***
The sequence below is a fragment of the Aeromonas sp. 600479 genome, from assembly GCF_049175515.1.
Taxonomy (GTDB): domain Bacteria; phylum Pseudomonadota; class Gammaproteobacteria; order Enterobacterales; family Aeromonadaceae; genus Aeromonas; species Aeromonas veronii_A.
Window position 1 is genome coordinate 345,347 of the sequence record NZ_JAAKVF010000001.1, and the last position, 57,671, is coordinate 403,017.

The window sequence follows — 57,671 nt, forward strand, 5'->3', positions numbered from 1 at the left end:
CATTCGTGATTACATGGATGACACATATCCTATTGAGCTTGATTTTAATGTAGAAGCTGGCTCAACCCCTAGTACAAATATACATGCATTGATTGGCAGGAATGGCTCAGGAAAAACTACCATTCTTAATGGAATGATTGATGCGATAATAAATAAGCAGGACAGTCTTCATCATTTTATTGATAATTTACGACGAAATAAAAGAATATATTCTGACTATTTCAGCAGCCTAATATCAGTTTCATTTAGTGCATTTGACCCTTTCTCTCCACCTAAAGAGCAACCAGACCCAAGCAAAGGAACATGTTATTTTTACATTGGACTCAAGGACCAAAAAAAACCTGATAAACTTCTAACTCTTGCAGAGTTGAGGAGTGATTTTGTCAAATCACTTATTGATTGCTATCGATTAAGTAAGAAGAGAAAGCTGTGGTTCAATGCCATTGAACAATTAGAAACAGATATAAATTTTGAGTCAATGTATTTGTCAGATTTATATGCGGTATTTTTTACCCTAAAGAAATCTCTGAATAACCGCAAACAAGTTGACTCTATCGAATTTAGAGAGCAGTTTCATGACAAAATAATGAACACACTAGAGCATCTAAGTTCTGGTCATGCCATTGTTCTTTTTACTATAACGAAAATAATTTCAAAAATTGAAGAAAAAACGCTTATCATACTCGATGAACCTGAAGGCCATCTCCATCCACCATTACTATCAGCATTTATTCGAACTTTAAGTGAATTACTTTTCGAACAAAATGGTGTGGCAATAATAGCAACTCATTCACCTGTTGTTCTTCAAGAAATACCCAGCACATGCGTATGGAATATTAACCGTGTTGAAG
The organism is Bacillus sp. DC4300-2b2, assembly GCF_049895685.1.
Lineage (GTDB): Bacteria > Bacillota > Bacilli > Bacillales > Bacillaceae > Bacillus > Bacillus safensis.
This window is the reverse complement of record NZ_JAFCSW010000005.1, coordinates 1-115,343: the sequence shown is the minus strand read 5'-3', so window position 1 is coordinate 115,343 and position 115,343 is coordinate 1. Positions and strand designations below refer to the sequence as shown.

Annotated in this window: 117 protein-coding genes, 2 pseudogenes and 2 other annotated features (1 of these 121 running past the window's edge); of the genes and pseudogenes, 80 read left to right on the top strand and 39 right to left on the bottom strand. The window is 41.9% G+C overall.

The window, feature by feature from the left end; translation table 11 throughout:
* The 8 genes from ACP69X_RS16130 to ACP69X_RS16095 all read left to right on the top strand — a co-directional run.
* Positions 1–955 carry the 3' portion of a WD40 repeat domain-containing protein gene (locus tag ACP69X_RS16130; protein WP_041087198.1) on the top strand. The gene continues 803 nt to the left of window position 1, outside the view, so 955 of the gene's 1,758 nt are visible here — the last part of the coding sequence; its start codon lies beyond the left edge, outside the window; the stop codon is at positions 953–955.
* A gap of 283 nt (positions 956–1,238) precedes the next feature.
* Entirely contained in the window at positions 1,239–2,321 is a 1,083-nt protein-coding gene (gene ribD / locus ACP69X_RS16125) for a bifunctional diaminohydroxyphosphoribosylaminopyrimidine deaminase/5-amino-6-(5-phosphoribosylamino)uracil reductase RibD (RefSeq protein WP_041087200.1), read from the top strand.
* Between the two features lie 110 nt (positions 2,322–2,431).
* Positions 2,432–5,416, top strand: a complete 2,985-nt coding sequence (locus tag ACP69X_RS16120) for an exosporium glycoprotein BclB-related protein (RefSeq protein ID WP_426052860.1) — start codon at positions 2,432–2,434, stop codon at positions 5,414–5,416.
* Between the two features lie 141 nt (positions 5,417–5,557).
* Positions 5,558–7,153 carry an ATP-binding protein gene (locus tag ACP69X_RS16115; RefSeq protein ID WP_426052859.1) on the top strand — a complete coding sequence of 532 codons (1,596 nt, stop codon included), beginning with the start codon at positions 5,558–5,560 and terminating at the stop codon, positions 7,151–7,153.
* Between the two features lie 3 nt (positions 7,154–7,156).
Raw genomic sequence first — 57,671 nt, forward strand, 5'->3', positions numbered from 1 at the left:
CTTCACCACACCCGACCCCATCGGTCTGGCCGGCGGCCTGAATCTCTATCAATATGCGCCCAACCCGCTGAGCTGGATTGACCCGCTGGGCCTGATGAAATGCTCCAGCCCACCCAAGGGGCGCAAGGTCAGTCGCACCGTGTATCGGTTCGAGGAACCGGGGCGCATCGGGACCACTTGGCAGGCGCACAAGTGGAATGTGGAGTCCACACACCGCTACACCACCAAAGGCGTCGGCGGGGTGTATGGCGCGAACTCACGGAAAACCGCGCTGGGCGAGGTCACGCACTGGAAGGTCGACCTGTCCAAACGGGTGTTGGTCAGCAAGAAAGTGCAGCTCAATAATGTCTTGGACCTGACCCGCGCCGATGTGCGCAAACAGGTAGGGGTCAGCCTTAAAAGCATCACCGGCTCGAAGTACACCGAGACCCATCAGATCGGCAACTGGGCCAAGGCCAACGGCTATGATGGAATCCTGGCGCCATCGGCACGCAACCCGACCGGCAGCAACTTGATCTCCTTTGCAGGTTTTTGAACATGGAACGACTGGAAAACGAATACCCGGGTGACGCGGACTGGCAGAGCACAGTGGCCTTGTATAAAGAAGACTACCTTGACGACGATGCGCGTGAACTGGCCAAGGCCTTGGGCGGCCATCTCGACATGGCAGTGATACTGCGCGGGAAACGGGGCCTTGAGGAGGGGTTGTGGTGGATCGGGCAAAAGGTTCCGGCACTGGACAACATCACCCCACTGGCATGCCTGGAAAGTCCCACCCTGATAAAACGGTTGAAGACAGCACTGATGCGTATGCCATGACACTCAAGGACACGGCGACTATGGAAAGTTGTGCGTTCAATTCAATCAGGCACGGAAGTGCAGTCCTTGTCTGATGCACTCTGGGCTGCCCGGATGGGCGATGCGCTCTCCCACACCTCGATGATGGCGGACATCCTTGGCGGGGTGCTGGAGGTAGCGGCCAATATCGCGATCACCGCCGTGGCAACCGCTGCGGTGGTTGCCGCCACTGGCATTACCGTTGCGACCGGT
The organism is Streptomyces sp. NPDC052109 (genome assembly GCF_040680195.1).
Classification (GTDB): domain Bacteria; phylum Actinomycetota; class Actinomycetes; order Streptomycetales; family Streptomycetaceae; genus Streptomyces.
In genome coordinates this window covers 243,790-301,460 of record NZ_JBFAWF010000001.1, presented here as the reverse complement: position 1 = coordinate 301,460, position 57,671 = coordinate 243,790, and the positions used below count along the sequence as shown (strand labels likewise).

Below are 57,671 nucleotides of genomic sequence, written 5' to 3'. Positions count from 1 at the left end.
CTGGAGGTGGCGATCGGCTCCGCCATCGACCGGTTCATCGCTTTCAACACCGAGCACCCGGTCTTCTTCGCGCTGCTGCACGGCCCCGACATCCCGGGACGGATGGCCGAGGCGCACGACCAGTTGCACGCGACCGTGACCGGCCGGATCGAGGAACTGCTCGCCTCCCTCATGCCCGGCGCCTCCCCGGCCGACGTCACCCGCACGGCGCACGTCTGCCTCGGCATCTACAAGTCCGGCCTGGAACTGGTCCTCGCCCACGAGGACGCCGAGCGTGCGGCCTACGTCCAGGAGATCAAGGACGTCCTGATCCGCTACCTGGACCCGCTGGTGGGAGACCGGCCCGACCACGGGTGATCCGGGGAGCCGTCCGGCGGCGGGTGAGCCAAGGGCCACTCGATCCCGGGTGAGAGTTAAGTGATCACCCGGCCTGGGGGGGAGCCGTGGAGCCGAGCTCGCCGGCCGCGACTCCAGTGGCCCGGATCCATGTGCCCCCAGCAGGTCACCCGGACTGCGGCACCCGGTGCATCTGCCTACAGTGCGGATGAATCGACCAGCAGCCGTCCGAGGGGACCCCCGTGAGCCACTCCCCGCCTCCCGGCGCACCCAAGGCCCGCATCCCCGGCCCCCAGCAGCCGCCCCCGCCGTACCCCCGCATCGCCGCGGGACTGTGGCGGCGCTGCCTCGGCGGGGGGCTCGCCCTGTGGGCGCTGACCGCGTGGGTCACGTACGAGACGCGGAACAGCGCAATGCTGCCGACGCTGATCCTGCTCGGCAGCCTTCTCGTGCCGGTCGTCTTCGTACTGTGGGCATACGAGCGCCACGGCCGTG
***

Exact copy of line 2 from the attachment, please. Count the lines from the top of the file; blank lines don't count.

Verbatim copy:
Taxonomy (GTDB): domain Bacteria; phylum Pseudomonadota; class Gammaproteobacteria; order Enterobacterales; family Aeromonadaceae; genus Aeromonas; species Aeromonas veronii_A.